3. This site more than any other has been consistently advising those on the fence to “size up” pretty much directing anyone taller than 5’10” and 180 lb to go for the 188. I’m assuming the Soul 7 HD sizing will be the same as the Soul 7 based on similar shapes and I’m hoping the added stiffness is all torsional and they haven’t messed with the soft flex for powder. I’m 6’1″ and 210 lb… fully laden with BC pack and all probably pushing closer to 240 lb. So if I follow typical sizing I’d be 188 easy. I’m 45 and probably an expert and I have a quiver of skis including the 192 bent chetler and the 185 cochise. So I can ski the 192 which is sweet on a big pow day but typically in the afternoons or when the snow at Fernie gets heavy I prefer the crushing power of the cochise. I drive those with the cochise 130 pro (green) from about 5 years back. The souls however are intended for mostly BC use and some resort. They will be mounted with Vipec Blacks and driven by La Sportiva Spectre 2.0’s… so basically a fairly soft boot and intended for seeking powder most days but it will be skied resort whenever slack country may be on the menu. Anyway, to the point. I demo’d the 188 and 180 Souls (not the HD) and was surprised that I found very little difference between the two sizes in terms of ride. The reason for this is I knew several folks who were as heavy as me that found the 180s to be great. And of course for a BC ski lighter is righter and often my below treeline excursions would appreciate a shorter ski. The 180s were quicker turning but not unstable. The 188s were plenty quick too but when picking my way down some early season alder patches I did notice the tails seemed a bit long (I’m not a lean back kind of guy). They reminded me of the long tails on my chetlers which contact when I walk herringbone if I don’t adopt a wide stance… sort of an artifact of long centre mounted skis. Anyway I also read that the extra length between 188 and 180 was all in the tails so I went to the store to check them out and found that is absolutely true. When the recommended all mountain mount line is lined up the tips of both skis are identical. So the front of the ski is the same in both. Also the same in both is the effective length or the length of contact as the skis are pressed together. All the added length is in the rocker tail that swoops up quite aggressively on the 188s. So given that the only difference is 2 mm width and that all the extra length is basically hanging off the back and completely inactive on hardpack (and I would argue soft groomers too since the rocker does does not contribute a consistent edge)… why in the world are you recommending a longer length when its pretty much the same ski? Basically one has more float but its all in the backseat… in the third row seats actually. I know the answer will be to go with what I liked better which is fair but I really can’t decide whether the duck tail is an asset or a liability. Ultimately if I’m touring and wanting more float the 188 is better and if I’m in super tight quarters the 180 is better but I don’t think they really vary in stability at all.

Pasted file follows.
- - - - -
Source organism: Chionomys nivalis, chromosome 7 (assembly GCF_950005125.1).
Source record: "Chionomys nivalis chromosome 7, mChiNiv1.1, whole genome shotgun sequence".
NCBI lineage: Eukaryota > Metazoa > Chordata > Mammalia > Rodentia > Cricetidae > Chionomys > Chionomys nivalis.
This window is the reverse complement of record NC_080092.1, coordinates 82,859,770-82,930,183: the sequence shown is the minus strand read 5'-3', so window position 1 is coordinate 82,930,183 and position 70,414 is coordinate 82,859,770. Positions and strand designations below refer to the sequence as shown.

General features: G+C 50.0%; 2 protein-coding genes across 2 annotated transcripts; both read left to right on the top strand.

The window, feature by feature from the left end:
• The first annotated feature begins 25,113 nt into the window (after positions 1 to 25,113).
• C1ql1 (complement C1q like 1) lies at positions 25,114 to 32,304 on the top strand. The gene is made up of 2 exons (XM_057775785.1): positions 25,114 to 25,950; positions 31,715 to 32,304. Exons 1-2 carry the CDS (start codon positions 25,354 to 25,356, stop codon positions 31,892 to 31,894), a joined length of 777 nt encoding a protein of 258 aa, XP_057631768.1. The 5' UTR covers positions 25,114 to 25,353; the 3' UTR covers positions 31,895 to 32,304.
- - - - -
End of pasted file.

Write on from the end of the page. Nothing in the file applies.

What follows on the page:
• Oh and I also played with mount position on the 188s but to be fair my demo day did not have any deep untracked lines just chalky groomers and soft chop at -20C. (This may explain my similar feelings on the two lengths). The mount position testing was mostly groomed. Relative to the all mountain line I found the freeride line to cause a bit of tail wash out on steep slarving turns but once I adjusted for a more forward stance that went away. Basically it skied fine in freeride but required more forward pressure. Given the tail length however I could see how the freeride mount would balance better on the 188s, but maybe not the 180s? Given my bsl length varies between the spectre and future zero g guide pros by 20 cm the heavier boot will automatically move me back on the ski by 10 cm given the static tech toe. But still I have to decide mount position for the Spectres and was going to go with all mountain but maybe not now after some of this info.

      • I just picked up my 188cm soul7HD mounted at the -2 Freeride line and they look like there isnt very much tail behind the binding:). I guess we will find out this weekend. Again nobody in the local shops wants to do anything off of the all mountain line and thought I was crazy for doing it. they don’t think the ski will perform on groomed snow the way it was designed. I have a quiver of skis but wanted to buy this one as a ski that I can take on a trip as my softer snow ski but hoping it has the same fun characteristics on the groomed snow as my older JJ does.

        • Two things:

          (1) As I wrote in the Buyer’s Guide, this is not merely about torsional rigidity, the new HD has the feeling that you’re standing on a short, very stiff section underfoot. The previous Soul 7 did not feel this way.